Wang Anshi: Reply to a Letter from Counsellor Sima Guang ~ 王安石 《答司马谏议书》 with English Translations

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小编导读:《答司马谏议书》是北宋著名文学家王安石所作,篇中对司马光加给作者的“侵官、生事、征利、拒谏、怨谤”五个罪名逐一作了反驳,并批评士大夫阶层的因循守旧,表明坚持变法的决心。言辞犀利,针锋相对,是古代的驳论名篇之一。

王安石 《答司马谏议书》

某启:昨日蒙教,窃以为与君实游处相好之日久,而议事每不合,所操之术多异故也。虽欲强聒,终必不蒙见察,故略上报,不复一一自辨。重念蒙君实视遇厚,于反复不宜卤莽,故今具道所以,冀君实或见恕也。

盖儒者所争,尤在于名实,名实已明,而天下之理得矣。今君实所以见教者,以为侵官、生事、征利、拒谏,以致天下怨谤也。某则以为受命于人主,议法度而修之于朝廷,以授之于有司,不为侵官;举先王之政,以兴利除弊,不为生事;为天下理财,不为征利;辟邪说,难壬人,不为拒谏。至于怨诽之多,则固前知其如此也。人习于苟且非一日,士大夫多以不恤国事、同俗自媚于众为善,上乃欲变此,而某不量敌之众寡,欲出力助上以抗之,则众何为而不汹汹然?盘庚之迁,胥怨者民也,非特朝廷士大夫而已。盘庚不为怨者故改其度,度义而后动,视而不见可悔故也。如君实责我以在位久,未能助上大有为,以膏泽斯民,则某知罪矣;如曰今日当一切不事事,守前所为而已,则非某之所敢知。

无由会晤,不任区区向往之至。


Reply to a Letter from Counsellor Sima Guang

Wang Anshi

Greetings from Wang Anshi:

Yesterday I had the honour to receive your instructions. We have long been acquainted and on a friendly footing, yet it seems to me that we usually disagree in our deliberations because the lines we take are fundamentally different. Much as I would have liked to argue my case at length, I knew you would never accept it; that is why I simply acknowledged your letter briefly instead of justifying myself point by point. In view, however, of the high regard you have shown me, I have since reflected that such a cursory reply was inappropriate. So I crave your indulgence now, sir, for explaining my views in more detail.

What scholars dispute most hotly is whether or not names accord with reality. Once the relationship between these is clear, we can grasp the principles governing all things in the universe.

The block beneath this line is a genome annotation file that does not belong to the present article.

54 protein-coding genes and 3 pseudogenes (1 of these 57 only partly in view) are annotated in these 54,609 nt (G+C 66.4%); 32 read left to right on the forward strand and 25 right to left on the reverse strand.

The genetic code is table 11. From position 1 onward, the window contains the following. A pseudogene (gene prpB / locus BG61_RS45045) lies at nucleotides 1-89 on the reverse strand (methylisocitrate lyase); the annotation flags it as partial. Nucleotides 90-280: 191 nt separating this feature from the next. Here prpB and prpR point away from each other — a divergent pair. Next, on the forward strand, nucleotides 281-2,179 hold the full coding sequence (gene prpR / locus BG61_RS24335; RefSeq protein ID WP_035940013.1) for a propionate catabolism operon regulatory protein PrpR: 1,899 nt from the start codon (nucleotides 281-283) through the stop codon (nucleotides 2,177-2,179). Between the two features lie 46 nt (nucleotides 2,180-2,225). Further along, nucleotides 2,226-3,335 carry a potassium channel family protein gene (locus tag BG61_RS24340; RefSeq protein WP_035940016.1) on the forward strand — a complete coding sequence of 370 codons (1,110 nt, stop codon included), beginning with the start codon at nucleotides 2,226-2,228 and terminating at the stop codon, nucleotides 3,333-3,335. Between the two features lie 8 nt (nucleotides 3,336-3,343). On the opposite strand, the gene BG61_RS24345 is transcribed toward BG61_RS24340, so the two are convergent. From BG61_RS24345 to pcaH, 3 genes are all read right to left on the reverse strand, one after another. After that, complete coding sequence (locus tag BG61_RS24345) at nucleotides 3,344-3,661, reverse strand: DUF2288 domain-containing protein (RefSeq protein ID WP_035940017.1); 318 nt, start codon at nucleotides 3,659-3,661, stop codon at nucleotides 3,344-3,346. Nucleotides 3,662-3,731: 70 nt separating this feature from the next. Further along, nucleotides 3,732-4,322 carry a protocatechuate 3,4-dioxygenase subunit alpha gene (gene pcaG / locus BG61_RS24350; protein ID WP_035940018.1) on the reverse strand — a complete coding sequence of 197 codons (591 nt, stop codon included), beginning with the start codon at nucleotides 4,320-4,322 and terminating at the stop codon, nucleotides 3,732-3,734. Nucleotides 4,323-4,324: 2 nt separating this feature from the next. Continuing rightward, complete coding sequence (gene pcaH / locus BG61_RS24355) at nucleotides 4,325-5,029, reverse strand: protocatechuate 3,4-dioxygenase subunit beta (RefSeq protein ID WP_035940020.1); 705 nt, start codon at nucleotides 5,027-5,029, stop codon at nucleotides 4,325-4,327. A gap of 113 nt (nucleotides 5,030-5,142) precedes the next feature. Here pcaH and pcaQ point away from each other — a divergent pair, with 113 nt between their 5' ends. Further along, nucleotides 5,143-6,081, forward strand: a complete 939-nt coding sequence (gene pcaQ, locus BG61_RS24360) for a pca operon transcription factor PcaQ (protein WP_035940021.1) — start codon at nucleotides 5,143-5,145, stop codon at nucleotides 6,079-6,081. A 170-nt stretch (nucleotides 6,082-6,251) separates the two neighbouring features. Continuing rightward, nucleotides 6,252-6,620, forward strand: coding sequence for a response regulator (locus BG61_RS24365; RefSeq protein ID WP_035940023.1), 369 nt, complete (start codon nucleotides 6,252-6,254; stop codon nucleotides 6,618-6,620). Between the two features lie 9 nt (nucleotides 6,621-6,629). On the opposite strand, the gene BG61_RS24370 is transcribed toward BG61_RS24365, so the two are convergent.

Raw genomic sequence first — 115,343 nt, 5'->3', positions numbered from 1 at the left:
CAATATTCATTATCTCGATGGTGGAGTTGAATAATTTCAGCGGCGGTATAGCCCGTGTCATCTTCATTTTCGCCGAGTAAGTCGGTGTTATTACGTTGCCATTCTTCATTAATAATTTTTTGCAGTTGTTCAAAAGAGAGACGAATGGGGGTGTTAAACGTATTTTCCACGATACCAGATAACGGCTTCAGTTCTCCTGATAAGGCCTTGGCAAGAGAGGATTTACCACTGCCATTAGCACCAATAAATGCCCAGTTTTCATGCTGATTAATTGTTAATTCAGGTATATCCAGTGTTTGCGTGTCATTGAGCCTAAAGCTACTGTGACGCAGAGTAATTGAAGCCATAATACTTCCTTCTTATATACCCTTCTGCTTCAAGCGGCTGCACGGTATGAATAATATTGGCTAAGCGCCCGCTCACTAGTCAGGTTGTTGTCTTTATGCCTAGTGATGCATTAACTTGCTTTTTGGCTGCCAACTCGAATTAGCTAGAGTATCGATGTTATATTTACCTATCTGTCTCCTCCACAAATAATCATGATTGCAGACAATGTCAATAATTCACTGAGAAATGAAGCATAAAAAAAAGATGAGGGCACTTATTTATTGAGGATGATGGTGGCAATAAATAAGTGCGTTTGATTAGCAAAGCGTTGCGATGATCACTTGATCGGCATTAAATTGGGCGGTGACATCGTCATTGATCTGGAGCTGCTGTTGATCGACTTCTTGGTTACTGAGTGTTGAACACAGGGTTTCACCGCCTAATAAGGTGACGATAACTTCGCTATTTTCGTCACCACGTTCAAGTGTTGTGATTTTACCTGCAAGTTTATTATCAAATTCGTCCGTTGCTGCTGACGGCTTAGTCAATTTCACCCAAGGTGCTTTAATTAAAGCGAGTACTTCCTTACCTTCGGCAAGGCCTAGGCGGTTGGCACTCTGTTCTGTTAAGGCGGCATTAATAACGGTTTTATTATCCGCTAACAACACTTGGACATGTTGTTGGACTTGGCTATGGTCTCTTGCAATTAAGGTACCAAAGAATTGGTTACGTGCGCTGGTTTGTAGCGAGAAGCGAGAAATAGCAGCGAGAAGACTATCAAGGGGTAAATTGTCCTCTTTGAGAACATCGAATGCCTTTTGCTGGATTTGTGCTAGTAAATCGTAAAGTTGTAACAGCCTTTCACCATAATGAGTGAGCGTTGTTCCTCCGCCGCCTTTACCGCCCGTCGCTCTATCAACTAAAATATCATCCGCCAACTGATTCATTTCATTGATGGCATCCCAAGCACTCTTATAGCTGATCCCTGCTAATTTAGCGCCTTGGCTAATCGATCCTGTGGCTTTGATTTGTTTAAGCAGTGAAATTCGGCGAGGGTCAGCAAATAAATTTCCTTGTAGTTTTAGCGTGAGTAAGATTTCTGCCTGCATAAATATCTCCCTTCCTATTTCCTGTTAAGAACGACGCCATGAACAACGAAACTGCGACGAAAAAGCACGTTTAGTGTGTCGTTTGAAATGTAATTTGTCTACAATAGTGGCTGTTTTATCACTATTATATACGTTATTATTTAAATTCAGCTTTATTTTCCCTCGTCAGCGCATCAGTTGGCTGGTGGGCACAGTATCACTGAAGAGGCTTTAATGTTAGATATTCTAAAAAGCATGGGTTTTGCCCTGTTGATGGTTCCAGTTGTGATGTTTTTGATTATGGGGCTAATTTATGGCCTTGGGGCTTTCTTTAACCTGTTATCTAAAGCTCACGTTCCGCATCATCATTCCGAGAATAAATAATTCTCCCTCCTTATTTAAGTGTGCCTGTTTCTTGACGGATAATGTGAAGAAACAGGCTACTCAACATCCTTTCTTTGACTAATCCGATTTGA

However, sir, you now reproach me for causing a great uproar throughout the country by infringing on the prerogatives of officials, fomenting trouble, practicing extortion, and rejecting advice.

But I consider that when I receive orders from the Emperor to discuss certain laws and measures and have them amended at court, then passed on to the offices concerned, this cannot be called infringing on the prerogatives of officials. When I revive the policies of kings of old to benefit the country and do away with abuses, this cannot be called fomenting trouble. When I regulate the empire’s finances, this cannot be called extortion. When I refuse vicious talk and rebut sophists, this cannot be called rejecting advice.

As for the widespread uproar, this is something which I had foreseen in advance. People have been used to blundering on for some time and most of the gentry think it best to ignore affairs of state, swim with the tide and curry favour with the multitude. Now the Emperor wishes to change this and, not caring how many my opponents are, I am eager to do my utmost to help him stem the tide; so naturally this has raised a storm of protests. When Pan Geng (1) moved his capital it caused a great clamour among the whole populace, not merely among court officials. But he did not because of this outcry change his plan, for he considered it correct and, having carried it out, saw no reason to regret it.

If you censure me because in my long term of office I have failed to do much to help the Emperor benefit the people, then I must plead guilty, sir. If you urge me to do nothing now but simply abide by the old ways, this is something I cannot venture to accept.

Having no chance to meet you, I can only send you my most respectful regards.

(1)A king of the Shang Dynasty (c. 1600-1066 BC) who moved his capital from present-day Qufu, where it was often flooded, to Anyang further south from the Yellow River

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